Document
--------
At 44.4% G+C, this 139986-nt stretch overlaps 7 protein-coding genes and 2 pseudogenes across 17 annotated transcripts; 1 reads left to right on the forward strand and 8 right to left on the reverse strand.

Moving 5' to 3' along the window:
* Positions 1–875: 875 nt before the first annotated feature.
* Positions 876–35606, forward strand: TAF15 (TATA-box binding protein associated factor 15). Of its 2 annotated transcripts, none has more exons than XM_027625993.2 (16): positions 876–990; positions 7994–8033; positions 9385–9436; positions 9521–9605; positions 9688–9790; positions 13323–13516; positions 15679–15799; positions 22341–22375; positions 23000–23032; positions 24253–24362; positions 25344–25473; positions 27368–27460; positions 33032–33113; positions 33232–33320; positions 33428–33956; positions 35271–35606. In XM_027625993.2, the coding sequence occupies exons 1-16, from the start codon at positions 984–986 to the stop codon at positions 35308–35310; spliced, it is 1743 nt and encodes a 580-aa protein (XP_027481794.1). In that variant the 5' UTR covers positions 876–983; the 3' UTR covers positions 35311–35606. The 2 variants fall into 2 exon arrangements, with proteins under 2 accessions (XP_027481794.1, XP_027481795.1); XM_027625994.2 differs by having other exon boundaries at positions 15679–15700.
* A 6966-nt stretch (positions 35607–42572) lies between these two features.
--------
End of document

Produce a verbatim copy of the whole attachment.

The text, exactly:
At 44.4% G+C, this 139986-nt stretch overlaps 7 protein-coding genes and 2 pseudogenes across 17 annotated transcripts; 1 reads left to right on the forward strand and 8 right to left on the reverse strand.

Moving 5' to 3' along the window:
* Positions 1–875: 875 nt before the first annotated feature.
* Positions 876–35606, forward strand: TAF15 (TATA-box binding protein associated factor 15). Of its 2 annotated transcripts, none has more exons than XM_027625993.2 (16): positions 876–990; positions 7994–8033; positions 9385–9436; positions 9521–9605; positions 9688–9790; positions 13323–13516; positions 15679–15799; positions 22341–22375; positions 23000–23032; positions 24253–24362; positions 25344–25473; positions 27368–27460; positions 33032–33113; positions 33232–33320; positions 33428–33956; positions 35271–35606. In XM_027625993.2, the coding sequence occupies exons 1-16, from the start codon at positions 984–986 to the stop codon at positions 35308–35310; spliced, it is 1743 nt and encodes a 580-aa protein (XP_027481794.1). In that variant the 5' UTR covers positions 876–983; the 3' UTR covers positions 35311–35606. The 2 variants fall into 2 exon arrangements, with proteins under 2 accessions (XP_027481794.1, XP_027481795.1); XM_027625994.2 differs by having other exon boundaries at positions 15679–15700.
* A 6966-nt stretch (positions 35607–42572) lies between these two features.